HOLLYWOOD – STARS AND OSCARS

Today, it’s time for Oscar, the golden sexless man given to winners of the Academy Awards. As a perennial movie fan, I can’t resist watching the annual drama, the entertainment, the gorgeous gowns. Over the years I’ve walked around the various locations where they’ve held the celebrations. The current place, the Dolby Theater, is in a fairly new shopping/entertainment complex at Hollywood Boulevard and Highland, about 20 minutes from where I live. It’s an appropriate location–close to the footprints of stars in front of the Chinese Theater and across the street from the Jimmy Kimmel Live show. The standout “Hollywood” touch is the elephant sculptures in the primary courtyard of the complex, inspired by the D.W. Griffith’s Babylon scene in his movie “Intolerance.” The modern interpretation is not as busy as this old “still” from the movie, but it’s easy to see where the inspiration came from.

Elephants in Griffith's Intolerance film

Elephants in Griffith’s Intolerance film

Hollywood has changed a great deal since the 1960s when I arrived in Los Angeles and had a job with AT&T as a service rep, a great job in those days. Service Reps were always female then because of the nature of the job. Women are still known as the gender more talented at multi-tasking, although the current reps are also men. It was fast-paced telephone work—taking orders for new telephones, transferring service, handling complaints about bills, and collecting bills. We reps were always tempted to say,“This is the last voice you will hear on your telephone,” when we called to collect overdue bills.

Being located on Gower Street between Santa Monica and Sunset Boulevards in Hollywood was one of the best parts of the job. It was a different world, especially to me, the newbie. Although the area was primarily residential with small Spanish style homes and a few apartment buildings, the famous Studio Club, essentially a dormitory where aspiring actresses like Marilyn Monroe, Kim Novak, and Sharon Tate had stayed while looking for movie work, was a couple of blocks away. Up the street was Columbia Studios with its giant warehouse-size buildings. Most of us spotted various stars from time to time. I saw Dean Martin ride coolly down Gower on a motorcycle, and on another day I caught sight of the Monkees singing group coming out of an exclusive boutique.

When we weren’t brown-bagging it, we “girls” went to lunch at places where a star might eat. I liked French food and a few friends introduced me to Le Petit Café on Vine Street. It was a tiny hideaway run by a charming, handsome Frenchman, and the food was scrumptious. One day, Jim Nabors (Gomer Pyle on the Andy Griffith Show), who was seated with his friend Carol Burnett, treated us all to a few operatic bars of a song. Years later, I was introduced to him at the Beverly Hills Country Club where I was the editor of their magazine. Nabors, a very congenial Southerner who’d suffered a bout of poor health at that time, was wearing a bright lemon-colored sports coat. I told him about my first personal “concert.”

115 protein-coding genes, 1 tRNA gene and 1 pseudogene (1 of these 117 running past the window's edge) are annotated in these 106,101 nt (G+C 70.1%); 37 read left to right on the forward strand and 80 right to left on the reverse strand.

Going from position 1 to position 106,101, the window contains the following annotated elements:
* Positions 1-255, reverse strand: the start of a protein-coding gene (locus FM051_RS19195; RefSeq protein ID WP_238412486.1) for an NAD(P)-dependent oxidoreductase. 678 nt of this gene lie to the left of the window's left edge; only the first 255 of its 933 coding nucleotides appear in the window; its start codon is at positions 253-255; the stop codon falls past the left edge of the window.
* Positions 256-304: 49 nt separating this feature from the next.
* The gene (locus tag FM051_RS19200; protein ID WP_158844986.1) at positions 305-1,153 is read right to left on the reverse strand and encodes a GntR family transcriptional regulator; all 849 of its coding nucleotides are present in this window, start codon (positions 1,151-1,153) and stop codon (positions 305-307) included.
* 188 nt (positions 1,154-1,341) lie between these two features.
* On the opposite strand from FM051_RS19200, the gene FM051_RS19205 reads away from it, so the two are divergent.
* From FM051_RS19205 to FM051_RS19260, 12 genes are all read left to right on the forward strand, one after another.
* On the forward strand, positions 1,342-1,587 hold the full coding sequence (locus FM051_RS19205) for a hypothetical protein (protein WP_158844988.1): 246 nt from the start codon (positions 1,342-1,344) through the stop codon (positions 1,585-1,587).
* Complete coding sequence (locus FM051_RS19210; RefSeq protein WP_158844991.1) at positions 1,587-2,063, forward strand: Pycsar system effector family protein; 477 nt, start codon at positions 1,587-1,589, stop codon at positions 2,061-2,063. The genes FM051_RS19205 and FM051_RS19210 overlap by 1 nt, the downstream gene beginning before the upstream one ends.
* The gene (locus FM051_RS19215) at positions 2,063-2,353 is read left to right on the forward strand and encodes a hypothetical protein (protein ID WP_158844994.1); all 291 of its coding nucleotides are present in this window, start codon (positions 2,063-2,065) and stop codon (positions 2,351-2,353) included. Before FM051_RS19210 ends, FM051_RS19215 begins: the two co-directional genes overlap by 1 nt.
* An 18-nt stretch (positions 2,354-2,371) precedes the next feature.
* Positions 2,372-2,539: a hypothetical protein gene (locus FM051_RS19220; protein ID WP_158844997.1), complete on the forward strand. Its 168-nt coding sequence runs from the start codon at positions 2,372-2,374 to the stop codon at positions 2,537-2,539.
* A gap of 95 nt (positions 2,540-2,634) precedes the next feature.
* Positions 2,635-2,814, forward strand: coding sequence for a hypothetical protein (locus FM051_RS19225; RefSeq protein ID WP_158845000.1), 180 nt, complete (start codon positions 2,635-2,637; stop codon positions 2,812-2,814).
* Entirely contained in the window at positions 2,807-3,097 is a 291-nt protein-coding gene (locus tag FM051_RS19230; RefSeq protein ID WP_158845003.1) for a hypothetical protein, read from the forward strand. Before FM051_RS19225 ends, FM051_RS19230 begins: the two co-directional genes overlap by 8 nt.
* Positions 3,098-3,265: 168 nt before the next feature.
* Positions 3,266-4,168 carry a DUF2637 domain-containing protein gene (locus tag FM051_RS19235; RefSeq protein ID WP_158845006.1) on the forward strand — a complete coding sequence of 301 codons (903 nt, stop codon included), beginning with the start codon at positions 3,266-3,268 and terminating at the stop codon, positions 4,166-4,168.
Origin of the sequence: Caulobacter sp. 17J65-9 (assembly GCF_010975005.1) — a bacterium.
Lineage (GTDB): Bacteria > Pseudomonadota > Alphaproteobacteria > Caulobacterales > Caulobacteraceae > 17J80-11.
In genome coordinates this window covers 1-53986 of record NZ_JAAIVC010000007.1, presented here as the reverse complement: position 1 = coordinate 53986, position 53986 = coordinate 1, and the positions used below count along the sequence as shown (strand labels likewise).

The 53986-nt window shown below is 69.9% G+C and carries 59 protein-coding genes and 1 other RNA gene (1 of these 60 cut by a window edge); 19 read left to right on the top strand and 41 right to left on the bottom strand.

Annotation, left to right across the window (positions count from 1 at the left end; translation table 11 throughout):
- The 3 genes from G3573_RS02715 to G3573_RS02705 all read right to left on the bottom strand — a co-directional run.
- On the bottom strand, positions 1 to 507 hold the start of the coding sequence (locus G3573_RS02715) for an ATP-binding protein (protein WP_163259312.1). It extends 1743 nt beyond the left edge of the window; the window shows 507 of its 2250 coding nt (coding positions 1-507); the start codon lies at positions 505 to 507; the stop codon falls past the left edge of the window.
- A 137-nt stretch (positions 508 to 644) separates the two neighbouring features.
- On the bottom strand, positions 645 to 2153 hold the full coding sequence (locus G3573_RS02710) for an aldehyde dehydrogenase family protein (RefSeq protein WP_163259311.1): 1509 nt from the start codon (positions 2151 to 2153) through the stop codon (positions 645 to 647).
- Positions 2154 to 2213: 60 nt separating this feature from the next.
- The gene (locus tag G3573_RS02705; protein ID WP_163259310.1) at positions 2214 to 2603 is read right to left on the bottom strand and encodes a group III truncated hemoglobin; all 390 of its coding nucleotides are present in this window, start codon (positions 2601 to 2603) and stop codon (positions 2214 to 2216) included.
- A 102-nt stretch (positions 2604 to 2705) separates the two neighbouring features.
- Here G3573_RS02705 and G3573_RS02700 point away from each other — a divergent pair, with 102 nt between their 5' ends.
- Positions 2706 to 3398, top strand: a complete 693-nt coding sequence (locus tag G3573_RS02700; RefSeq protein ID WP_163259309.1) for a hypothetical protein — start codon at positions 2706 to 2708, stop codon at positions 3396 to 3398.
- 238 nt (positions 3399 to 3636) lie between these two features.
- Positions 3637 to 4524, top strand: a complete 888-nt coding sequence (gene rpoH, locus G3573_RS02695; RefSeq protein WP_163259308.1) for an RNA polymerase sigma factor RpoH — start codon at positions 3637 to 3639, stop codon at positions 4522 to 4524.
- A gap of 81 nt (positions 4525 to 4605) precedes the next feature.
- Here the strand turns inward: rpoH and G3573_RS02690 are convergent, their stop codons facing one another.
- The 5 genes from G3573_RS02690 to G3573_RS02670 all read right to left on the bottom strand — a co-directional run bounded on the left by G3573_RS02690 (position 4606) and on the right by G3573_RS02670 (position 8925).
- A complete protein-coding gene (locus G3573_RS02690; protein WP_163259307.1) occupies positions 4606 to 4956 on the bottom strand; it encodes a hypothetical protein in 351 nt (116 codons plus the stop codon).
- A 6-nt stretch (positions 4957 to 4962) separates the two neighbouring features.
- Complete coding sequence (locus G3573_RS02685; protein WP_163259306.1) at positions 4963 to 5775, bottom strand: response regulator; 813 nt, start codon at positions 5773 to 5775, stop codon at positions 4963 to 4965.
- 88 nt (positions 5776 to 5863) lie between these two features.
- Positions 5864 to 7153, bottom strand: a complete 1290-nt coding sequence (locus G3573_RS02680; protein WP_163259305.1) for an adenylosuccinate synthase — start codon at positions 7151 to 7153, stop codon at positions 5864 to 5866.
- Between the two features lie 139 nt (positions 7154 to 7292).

At Knight’s, a local coffee shop, I spotted the handsome Latin actor, Fernando Lamas, husband of Esther Williams, surrounded by his entourage. Feeling flush financially, a few of us had lunch once at the famous Brown Derby Hollywood. We were seated in a booth next to Cornel Wilde and the effervescent Mitzi Gaynor.

The phone company business office was on the second floor of a large two-story building–I believe it’s now a film company. We serviced most of the residential and business phone service in Hollywood, including the Sunset Strip, homes in the Hollywood Hills, and renowned restaurants on La Cienega’s Restaurant Row. We never knew who’d be on the phone when we picked up: the son of Peter Lorre (Maltese Falcon) who sounded like his father; Tiny Tim, who called continually; or Efrem Zimbalist, Jr., the dapper detective on TV’s “77 Sunset Strip.”

On the first floor was the public office, and the reps who worked downstairs always had amusing tales. People came in for phone service or to pay delinquent bills dressed in all sorts of outrageous outfits: men or women in trench coats, naked underneath; or women dressed in tight one-piece outfits that laced up the side, revealing bare skin from armpit to ankle. One of my friends came back from lunch one day to report she had seen an entire family (parents and two kids) walking down Hollywood Boulevard totally naked!

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